The Horizon: A History of Our Infinite Longing
by Didier Maleuvre
California University Press, Berkeley, CA, 2011
392 pp, illus. 20 b & w. Trade, $29.95, £20.95
Reviewed by Jan Baetens
This is not, as the author modestly acknowledges in the very beginning of his book, a timely publication. This work on the cultural meaning of the “horizon” does not propose, indeed, the fashionable mix of empirical research and critical critique that attracts today’s PhD students. Neither does it reject the almost encyclopaedic and semi-abstract of the books that were so typical of immediate academic writing till the 1950s (as far as I am concerned, I could not stop thinking of Auerbach’s Mimesis, for instance). Moreover, it embraces and links subjects that modern specialization tends to keep apart: philosophy, religion, art, mostly. Finally, it accepts to limit its research to the Western, more specifically Greek and Jewish inspired traditions of the phenomenon under scrutiny. Yet despite all these (apparent) restrictions, The Horizon is a great book, and one that should be read also as a defence of the kind of broad cultural studies that can be highly profitable to contemporary humanities and even more to their perception by a broader audience (for the ideal reader of Maleuvre is the interested layman, not the disciplinary specialist).
The Horizon turns around two simple questions: what is the horizon?, and what does it mean? For Didier Maleuvre, the horizon is much more than the line where the land or the sea meets the sky. The horizon is the place of encounter between immanency and transcendentalism, and therefore one of life’s aspects or elements that are most open to all the fundamental questions that Man has been struggling with since the very dawn of civilization: What is the world that I am living in? Is there something beyond the horizon? Is there a God? Who am I? Eternal questions, perhaps, but not questions that travel through time without changes. Maleuvre explains very well how the notion of horizon has permanently been reshaped, and how our interpretation of its meaning cannot be separated from the way in which we define the horizon as such.
This enquiry takes mainly two forms. First of all, Maleuvre describes in large brushstrokes the various types of (once again: Western) civilizations that have one after another tried to cope with the problem of the horizon: the archaic age (Egypt, Ancient Greece and the invention of life as a journey, translating space in temporal terms, Israel’s exile in the Desert), the philosophical age (centred on classic Greek philosophy), the theological age (from the first Christendom and Augustine till the Gothic culture and the discovery of perspective), the scientific age (Renaissance and baroque), the scientific age (Enlightenment), the subjective age (Romanticism and beyond, with a great emphasis on the confusion of man and God in American religions such as Mormonism, which Maleuvre paradoxically identifies as a religion of atheism), and finally the mathematical age (our science-dominated times, which tend to "solve" the problem of the horizon by declaring it irrelevant). In each period, he foregrounds a certain paradigm, or a set of paradigms, that establishes a certain relationship between man and what is beyond man’s understanding. Each period, moreover, is described as an answer to the problems and difficulties raised in the previous one. And even if the author refrains from suggesting that the history of the horizon obeys a certain teleological path, he demonstrates that the transformations of the frontier between the immanent and the transcendent do follow a certain line: our Western culture tends to “reason away” the problem of the horizon. Yet although it is perfectly thinkable that one day our culture will have evacuated or forgotten the question of the horizon, this question remains still open today, and there is no reason to think that we will live tomorrow in a purely immanent culture.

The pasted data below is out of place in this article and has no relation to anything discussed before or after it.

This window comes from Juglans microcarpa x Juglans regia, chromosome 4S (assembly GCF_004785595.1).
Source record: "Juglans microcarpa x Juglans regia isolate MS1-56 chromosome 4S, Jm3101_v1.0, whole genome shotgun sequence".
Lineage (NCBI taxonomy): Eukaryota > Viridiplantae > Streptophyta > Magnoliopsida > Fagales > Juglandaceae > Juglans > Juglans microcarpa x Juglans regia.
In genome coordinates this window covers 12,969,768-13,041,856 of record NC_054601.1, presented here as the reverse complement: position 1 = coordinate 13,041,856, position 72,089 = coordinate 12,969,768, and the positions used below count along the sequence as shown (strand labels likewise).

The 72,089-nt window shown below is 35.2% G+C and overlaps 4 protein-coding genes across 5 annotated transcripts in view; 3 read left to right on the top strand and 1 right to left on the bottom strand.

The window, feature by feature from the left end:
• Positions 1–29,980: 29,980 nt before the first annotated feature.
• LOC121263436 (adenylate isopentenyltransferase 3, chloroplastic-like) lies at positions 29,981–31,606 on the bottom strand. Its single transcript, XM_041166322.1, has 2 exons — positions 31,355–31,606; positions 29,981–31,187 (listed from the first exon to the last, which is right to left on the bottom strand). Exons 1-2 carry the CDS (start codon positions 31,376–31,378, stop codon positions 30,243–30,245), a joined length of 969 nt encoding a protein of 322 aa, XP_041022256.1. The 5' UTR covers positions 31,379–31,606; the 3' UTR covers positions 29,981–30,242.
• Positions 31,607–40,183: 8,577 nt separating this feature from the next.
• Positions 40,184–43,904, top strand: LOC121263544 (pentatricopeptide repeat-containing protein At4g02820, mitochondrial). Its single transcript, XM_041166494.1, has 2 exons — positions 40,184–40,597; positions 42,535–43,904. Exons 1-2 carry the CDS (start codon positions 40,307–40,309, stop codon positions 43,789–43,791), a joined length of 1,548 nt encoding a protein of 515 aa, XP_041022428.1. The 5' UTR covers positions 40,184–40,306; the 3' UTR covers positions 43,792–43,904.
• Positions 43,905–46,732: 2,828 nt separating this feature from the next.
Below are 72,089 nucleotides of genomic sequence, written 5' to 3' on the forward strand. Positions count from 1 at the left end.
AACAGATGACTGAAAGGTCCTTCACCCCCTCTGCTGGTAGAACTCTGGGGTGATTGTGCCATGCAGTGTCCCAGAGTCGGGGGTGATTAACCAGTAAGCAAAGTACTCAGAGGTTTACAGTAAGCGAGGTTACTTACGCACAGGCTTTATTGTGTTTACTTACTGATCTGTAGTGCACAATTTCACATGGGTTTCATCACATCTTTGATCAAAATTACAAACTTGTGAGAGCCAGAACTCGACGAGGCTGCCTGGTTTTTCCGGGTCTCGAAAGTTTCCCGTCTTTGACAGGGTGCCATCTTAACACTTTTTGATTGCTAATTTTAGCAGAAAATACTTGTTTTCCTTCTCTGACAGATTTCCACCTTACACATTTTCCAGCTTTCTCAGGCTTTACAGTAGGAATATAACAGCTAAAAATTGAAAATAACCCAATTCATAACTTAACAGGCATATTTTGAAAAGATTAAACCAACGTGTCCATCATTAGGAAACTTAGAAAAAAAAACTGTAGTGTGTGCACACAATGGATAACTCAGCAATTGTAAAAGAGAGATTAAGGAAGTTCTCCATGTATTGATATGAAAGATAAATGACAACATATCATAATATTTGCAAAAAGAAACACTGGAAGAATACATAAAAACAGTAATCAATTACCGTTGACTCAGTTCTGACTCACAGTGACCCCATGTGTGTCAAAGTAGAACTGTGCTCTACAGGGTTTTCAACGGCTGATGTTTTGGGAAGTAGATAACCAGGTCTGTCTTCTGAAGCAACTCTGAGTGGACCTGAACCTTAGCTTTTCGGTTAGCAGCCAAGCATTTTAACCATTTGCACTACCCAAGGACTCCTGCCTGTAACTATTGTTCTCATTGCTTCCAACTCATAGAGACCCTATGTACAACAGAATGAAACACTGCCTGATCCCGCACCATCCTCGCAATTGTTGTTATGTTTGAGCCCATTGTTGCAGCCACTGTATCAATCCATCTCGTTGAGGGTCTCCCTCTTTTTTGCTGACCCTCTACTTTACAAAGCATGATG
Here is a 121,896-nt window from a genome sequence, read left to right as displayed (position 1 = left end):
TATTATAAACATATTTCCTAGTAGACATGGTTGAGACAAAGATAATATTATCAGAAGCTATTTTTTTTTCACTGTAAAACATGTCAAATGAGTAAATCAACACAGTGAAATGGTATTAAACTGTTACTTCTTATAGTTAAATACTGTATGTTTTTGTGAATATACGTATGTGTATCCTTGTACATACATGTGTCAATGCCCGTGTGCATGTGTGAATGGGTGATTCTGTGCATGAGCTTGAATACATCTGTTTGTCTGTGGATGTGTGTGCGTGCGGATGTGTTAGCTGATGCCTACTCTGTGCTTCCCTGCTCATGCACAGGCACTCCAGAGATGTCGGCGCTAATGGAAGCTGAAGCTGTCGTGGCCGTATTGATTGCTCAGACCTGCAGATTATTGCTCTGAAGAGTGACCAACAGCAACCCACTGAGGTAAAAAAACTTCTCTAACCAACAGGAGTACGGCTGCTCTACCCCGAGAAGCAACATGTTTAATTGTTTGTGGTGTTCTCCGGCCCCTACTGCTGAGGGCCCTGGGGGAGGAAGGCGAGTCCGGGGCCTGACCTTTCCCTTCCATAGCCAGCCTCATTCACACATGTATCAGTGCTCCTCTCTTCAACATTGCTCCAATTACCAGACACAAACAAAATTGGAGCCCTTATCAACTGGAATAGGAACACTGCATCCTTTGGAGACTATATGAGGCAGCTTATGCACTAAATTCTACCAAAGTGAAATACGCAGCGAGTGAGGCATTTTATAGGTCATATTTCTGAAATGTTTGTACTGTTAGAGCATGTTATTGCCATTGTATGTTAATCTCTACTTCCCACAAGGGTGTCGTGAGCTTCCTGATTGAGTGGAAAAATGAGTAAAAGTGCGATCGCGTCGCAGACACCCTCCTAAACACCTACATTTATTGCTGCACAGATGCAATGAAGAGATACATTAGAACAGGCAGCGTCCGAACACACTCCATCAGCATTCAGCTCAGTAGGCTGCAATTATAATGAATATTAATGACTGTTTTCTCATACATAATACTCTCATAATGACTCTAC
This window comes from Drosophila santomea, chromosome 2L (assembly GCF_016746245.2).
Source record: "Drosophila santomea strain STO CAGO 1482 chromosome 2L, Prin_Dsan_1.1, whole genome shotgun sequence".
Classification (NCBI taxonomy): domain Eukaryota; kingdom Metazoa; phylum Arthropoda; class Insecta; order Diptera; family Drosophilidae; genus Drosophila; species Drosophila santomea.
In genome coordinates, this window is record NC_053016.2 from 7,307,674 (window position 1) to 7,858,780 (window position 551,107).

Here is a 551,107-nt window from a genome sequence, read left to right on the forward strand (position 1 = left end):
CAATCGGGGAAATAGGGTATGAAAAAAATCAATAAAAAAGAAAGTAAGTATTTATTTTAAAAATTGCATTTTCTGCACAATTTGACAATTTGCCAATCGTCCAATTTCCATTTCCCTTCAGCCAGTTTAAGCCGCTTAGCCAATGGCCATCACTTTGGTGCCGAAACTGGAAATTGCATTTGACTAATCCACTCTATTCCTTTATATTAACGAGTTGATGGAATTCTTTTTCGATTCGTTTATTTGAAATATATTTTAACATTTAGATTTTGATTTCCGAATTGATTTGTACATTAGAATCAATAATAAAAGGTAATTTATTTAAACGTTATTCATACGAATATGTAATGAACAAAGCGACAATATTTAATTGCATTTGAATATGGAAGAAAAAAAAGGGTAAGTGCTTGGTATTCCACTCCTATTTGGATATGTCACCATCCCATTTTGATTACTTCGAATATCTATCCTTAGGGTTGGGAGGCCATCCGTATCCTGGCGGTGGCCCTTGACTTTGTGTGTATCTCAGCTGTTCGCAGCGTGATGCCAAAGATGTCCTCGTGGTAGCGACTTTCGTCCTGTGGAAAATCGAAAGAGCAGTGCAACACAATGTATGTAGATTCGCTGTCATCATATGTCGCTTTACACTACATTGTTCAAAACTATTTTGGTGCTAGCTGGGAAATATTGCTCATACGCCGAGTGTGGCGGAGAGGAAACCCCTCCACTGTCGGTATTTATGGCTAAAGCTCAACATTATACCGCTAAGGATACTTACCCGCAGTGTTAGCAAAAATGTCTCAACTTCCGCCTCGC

Second, Maleuvre succeeds very well in putting some meat on these abstract bones by linking philosophical and cultural issues with illuminating cultural analyses. The metaphysical interrogations that lead humanity from one answer and one era to another are always connected with the major cultural productions of that period, and this back and forth movement between cultural artefacts and highly abstract questions is, undoubtedly, one of the great forces of the book (the other qualities being, besides the great originality of the approach, the admirable clarity of the style and the incredible depth and breadth of information selected, summarized and remastered by the author). None of these analyses may be entirely new, but the overall story certainly is, as is the rhetorical tour de force of Didier Maleuvre who manages to show the both eternal and permanently shifting nature of questions that we may have become afraid to discuss so openly and directly as he does.